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By David Keene
Conference showed that the values Reagan cherished still endure
Topic - George Leventhal
In these tough economic times, not many people stop to worry about the plight of the underprivileged members of the Montgomery County Council in the Maryland suburbs of the nation's capital. Fortunately, the members, the equivalent of aldermen in many cities, might get little respect from their constituents, but they do have the authority to look after themselves. This is a responsibility they take very, very seriously. They're giving themselves a 17.5 percent raise.
Some politicians in Maryland's Montgomery County are afflicted with playground scoreboard envy. They think a little redistribution could equalize their field of dreams.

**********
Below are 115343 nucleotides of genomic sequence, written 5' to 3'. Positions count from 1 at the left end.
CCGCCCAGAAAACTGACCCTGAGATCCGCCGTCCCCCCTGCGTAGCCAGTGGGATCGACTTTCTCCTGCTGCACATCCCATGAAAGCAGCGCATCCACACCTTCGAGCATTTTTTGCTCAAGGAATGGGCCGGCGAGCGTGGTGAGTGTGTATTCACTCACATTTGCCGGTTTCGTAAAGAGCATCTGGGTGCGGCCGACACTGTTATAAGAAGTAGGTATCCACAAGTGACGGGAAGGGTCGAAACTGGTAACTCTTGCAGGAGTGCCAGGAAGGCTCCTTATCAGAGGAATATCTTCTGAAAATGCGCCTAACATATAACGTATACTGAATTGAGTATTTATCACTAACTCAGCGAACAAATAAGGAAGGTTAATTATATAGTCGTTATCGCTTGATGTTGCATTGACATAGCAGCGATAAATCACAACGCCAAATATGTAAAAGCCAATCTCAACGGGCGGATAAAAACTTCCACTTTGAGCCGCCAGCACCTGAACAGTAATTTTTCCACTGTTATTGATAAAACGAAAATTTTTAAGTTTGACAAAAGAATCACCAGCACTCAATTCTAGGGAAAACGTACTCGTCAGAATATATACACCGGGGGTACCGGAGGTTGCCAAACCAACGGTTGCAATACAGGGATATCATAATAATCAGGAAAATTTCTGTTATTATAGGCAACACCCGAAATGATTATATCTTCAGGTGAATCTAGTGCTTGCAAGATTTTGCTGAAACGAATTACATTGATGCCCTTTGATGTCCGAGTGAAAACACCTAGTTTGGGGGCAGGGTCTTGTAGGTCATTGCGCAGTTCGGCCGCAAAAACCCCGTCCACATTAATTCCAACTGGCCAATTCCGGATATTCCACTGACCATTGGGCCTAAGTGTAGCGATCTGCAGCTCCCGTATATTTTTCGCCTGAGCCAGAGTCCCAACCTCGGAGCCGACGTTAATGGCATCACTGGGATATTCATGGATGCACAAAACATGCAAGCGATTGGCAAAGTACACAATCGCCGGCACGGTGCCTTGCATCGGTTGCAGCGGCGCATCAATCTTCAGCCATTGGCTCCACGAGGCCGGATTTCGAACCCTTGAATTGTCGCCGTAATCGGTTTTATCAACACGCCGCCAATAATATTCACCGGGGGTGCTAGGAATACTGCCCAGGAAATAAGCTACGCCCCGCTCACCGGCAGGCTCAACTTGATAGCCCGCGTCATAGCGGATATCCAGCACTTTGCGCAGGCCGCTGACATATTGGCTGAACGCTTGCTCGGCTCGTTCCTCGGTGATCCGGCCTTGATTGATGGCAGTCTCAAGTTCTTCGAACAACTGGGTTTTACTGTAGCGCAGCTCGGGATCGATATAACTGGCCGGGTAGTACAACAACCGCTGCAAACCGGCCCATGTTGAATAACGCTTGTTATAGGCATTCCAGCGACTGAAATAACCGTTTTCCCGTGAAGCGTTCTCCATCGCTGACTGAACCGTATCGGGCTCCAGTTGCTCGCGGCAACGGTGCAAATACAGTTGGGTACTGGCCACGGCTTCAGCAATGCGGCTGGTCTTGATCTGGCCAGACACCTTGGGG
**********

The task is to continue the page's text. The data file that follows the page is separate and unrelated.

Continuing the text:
A Montgomery County lawmaker is proposing a bill that would ban smoking on all county property — including parking garages and jail — as part of what she called a "filling in the gap stage" for a county that's been at the forefront of the anti-smoking movement.
The signs at the entrance to Americana Centre Condominiums in Rockville reads: "No skateboarding, no roller blading, no roller skates."
Montgomery County is set Tuesday to further restrict smoking by banning lighting up in such non-public places as apartment lobbies and playgrounds, but not without opposition.
George Leventhal, a Democrat, courageously avoids taking a forthright position on the raises, but says he works an average of 65 hours a week.
"I've not made a judgment, one way or the other," he told a radio interviewer, conceding that he expects to "get the input of my constituents."